At the 18th Annual American Black Film Festival held for the first time in New York City June 19-22, north American audiences got their first look at “Rise Up,” a gripping fictionalized account of true events surrounding the suffering and frustrations of the people of Nigeria’s Niger Delta and their eventual revolt.
Directed by acclaimed Nigerian director, Jeta Amata, “Rise Up” follows the story of Ebiere, a polished young Nigerian woman who returns to her community in the west African nation’s ravaged, oil soaked Niger Delta and through a series of circumstances, becomes the leader of a local movement fighting the oil company responsible for polluting and pillaging the region.
With a cast of international and American actors including, Vivica A. Fox, Akon, Hakeem Kae-Kazim, Mickey Rourke, Kim Basinger, Wyclef Jean, Mbong Amata, and OC Ukeje, the story takes its audience through the pain of a people, forced to watch the devastation and exploitation of their land by multinational oil corporations with the blessing and collusion of their governments and local chiefs.
“Rise Up” unfolds as two major subplots simultaneously run their course – Ebiere confronts the local chiefs and officials responsible for the exploitation and murders in the region, while a group of “freedom fighters” travel to the U.S. and take the companyâ€™s leader hostage in an attempt to expose the truth to the world. As their fight for justice is being waged at home and abroad, Ebiere may be forced to pay the ultimate price.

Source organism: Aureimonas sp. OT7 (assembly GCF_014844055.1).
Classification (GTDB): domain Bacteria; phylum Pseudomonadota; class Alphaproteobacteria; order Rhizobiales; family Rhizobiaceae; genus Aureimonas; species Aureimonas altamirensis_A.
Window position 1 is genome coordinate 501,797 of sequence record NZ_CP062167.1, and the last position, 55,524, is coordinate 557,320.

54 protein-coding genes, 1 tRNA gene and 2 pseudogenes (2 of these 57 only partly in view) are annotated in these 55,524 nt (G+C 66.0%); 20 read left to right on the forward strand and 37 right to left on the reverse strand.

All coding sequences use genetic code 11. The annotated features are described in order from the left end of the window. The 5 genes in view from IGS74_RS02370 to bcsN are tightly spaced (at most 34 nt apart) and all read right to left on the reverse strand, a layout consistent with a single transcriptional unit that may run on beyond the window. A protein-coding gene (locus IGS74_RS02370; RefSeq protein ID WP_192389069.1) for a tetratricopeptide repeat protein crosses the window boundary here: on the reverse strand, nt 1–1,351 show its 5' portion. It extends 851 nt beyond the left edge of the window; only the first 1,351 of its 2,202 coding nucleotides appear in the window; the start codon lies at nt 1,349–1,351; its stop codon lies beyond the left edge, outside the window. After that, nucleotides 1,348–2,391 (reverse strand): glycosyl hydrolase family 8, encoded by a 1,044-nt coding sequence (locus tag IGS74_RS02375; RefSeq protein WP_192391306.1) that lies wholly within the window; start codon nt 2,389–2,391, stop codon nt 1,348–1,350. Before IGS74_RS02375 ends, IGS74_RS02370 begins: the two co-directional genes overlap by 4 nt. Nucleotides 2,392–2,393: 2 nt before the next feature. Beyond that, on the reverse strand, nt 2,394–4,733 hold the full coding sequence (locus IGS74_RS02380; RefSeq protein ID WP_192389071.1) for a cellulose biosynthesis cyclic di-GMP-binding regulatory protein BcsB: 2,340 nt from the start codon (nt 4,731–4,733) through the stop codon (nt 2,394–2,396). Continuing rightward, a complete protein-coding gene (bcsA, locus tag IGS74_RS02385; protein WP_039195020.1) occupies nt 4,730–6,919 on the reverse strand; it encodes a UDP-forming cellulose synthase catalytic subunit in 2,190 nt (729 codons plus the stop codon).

In an interesting twist, Ebiere, played by Mbong Amata, is based on Ken Saro-Wiwa, a Nigerian poet, writer, businessman, and activist whose tireless struggle and non-violent movement against the foreign oil companies responsible for polluting the region and appropriating land from local people, during their ruthless drive for oil exploration, made him a marked man.
Saro-Wiwa was hanged in 1995 during the regime of the late Nigerian dictator, General Sani Abacha.
Blackenterprise.com asked Amata about the gender switch. He tells BE, “The men have failed us. The men have ruled Africa and failed. So now people are tired of hearing the stories about the men, because they go back and accept bribes. I thought about going neutral and using a woman the audience can feel for and not a man.”
The militant group in his movie is based on the stories of several militant groups operating in the Niger Delta condensed and told as one.